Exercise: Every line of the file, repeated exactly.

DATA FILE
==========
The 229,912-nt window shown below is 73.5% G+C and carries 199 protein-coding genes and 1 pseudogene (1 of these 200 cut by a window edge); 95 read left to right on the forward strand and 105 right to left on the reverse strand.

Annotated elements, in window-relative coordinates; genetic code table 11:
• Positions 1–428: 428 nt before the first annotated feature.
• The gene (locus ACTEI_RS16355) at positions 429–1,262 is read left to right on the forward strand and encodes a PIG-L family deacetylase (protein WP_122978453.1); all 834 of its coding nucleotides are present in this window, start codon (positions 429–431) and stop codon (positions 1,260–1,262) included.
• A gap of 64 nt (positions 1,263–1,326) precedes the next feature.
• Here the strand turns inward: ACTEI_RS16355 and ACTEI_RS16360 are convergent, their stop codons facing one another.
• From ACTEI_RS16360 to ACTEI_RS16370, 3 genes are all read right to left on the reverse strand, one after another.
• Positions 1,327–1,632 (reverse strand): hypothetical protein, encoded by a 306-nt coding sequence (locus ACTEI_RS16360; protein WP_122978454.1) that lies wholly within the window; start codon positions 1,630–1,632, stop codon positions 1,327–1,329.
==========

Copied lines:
The 229,912-nt window shown below is 73.5% G+C and carries 199 protein-coding genes and 1 pseudogene (1 of these 200 cut by a window edge); 95 read left to right on the forward strand and 105 right to left on the reverse strand.

Annotated elements, in window-relative coordinates; genetic code table 11:
• Positions 1–428: 428 nt before the first annotated feature.
• The gene (locus ACTEI_RS16355) at positions 429–1,262 is read left to right on the forward strand and encodes a PIG-L family deacetylase (protein WP_122978453.1); all 834 of its coding nucleotides are present in this window, start codon (positions 429–431) and stop codon (positions 1,260–1,262) included.
• A gap of 64 nt (positions 1,263–1,326) precedes the next feature.
• Here the strand turns inward: ACTEI_RS16355 and ACTEI_RS16360 are convergent, their stop codons facing one another.
• From ACTEI_RS16360 to ACTEI_RS16370, 3 genes are all read right to left on the reverse strand, one after another.
• Positions 1,327–1,632 (reverse strand): hypothetical protein, encoded by a 306-nt coding sequence (locus ACTEI_RS16360; protein WP_122978454.1) that lies wholly within the window; start codon positions 1,630–1,632, stop codon positions 1,327–1,329.